Saturday Classics

Saturday, 6 am to 12 noon

Treat yourself to a delightful variety of classical music every Saturday morning with host Debra Lew Harder. You'll hear works encompassing a wide range of time periods and instrumentation— from the Renaissance to new American classical music—from a gentle waltz to a bright piano sonata—from old favorites to something new.

The legendary Broadway musical writing team of Richard Rodgers and Oscar Hammerstein II produced their final show together, The Sound of Music, nine months before Hammerstein passed away of cancer. Yet throughout all the songs of the show, there’s a great sense of hope and optimism. “My Favorite Things,” with its holiday imagery, and its reminder to remember one’s favorite things when times are sad, has been adopted and adapted by jazz artists and pop artists to this day.

Handel’s Messiah, originally composed for performance during the springtime Christian observance of Lent, has become a contemporary staple of Christmas celebrations in modern America. WRTI’s Susan Lewis has more on this 18th-century oratorio.

Credit: Jan Northrop

This Sunday, December 18th at 1 pm, WRTI's broadcast of The Philadelphia Orchestra in Concert brings us a performance of the powerful Brahms Symphony No. 1, the composer’s answer to Beethoven, and the culmination of 15 years’ work. Parisian conductor Alain Altinoglu, who earned raves for his performances in his 2014 Philadelphia Orchestra debut, conducts. Download our App to listen wherever you are!

This Sunday, December 18th at 3 pm on WRTI, Symphony in C joins with the Greater South Jersey Chorus in a performance of George Frederick Handel’s Messiah. Recorded live December 10th, this concert brings to life the well-loved 274-year-old masterpiece, called “truly immortal” by Symphony in C’s music director, Stilian Kirov.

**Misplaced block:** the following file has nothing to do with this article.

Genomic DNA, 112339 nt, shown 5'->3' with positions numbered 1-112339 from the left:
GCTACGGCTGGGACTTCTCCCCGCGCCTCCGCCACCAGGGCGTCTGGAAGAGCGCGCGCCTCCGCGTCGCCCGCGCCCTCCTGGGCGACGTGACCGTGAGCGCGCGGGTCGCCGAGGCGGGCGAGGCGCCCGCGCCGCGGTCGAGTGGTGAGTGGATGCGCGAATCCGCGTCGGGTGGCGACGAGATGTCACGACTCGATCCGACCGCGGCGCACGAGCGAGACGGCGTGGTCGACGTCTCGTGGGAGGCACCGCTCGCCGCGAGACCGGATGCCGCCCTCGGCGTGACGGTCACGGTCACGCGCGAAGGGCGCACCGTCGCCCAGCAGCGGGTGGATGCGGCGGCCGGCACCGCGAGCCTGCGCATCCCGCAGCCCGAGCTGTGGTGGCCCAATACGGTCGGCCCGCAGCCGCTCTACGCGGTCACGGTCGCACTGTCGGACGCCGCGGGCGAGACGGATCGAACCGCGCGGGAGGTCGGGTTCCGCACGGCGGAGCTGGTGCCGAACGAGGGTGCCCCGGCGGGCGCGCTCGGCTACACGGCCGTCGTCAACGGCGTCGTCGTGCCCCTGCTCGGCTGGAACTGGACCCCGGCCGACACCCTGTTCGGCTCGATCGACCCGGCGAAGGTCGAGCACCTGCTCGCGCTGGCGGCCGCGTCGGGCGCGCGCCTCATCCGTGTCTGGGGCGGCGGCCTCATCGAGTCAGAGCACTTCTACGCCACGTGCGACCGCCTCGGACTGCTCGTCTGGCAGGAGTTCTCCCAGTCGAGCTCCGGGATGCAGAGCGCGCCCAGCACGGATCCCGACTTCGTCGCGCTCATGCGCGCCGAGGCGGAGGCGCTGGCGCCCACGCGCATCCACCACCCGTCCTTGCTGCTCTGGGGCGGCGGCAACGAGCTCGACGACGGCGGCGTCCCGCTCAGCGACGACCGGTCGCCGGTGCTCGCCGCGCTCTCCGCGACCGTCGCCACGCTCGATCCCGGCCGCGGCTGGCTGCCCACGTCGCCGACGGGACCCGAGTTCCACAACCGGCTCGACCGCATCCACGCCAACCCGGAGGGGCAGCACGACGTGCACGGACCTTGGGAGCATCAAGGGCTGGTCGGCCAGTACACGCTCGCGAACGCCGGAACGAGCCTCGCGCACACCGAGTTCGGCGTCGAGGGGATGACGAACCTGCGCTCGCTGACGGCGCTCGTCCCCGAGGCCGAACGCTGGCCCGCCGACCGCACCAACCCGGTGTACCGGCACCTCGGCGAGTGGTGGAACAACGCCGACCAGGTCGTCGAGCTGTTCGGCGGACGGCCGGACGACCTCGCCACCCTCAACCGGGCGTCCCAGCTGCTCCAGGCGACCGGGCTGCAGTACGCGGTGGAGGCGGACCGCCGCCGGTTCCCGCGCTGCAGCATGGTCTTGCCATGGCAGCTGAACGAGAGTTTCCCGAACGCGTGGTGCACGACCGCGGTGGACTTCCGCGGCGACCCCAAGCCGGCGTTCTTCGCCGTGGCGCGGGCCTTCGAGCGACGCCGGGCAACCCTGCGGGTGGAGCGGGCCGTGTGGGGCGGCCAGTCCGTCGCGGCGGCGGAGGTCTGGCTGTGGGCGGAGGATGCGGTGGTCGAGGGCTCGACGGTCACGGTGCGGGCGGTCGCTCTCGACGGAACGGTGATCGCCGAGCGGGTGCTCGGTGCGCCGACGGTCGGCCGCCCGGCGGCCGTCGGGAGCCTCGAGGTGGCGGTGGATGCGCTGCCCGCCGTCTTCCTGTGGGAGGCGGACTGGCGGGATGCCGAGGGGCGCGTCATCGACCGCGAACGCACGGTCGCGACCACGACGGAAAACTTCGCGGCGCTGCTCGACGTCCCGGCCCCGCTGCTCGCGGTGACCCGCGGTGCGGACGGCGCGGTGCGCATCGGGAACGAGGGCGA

Although Handel’s Messiah is now regularly performed during the Christmas holidays, the work was actually premiered in the spring before Easter. WRTI’s Susan Lewis has more on the fantastically successful masterpiece, which was created by necessity in just 24 days over two centuries ago.


Philadelphia’s role in the formation of our government is characteristic of a time when the city and its leading residents were forging firsts of all kinds. As Handel’s Messiah is performed this holiday season, WRTI’s Meridee Duddleston wondered when and where those first citizens might have heard the great Baroque work.

WRTI's Mark Pinto fills us in on the latest classical music CDs on Saturdays after the opera on Classical New Releases. Check out five newly released recordings he recommends!

Credit: Felix Broede

Join us this Sunday on WRTI for a mini festival of Russian favorites, as Principal Guest Conductor Stéphane Denève returns to the Verizon Hall podium to conduct The Philadelphians. Download our new App to listen wherever you are in the world!

Music of memories sleeping and waking inhabit Now Is the Time on WRTI this Saturday, December 10th at 9 pm. A sparkling duo for violin and piano is A Dream of Waking by Dan Becker, and Elizabeth Brown walks us through the mnemonic device of remembrance in The Memory Palace for a trio of flute, cello, and piano. Brown is the flutist, also. Curt Cacioppo takes us through his own memories of Italy in his string quartet Divertimenti in Italia.

The last time New York's Metropolitan Opera presented a work written by a woman was 113 years ago. It's a drought that lasted longer than the years between the Cubs' World Series victories. That situation has finally been rectified this week with the New York premiere of the opera L'Amour de Loin by Finnish composer Kaija Saariaho.

Pages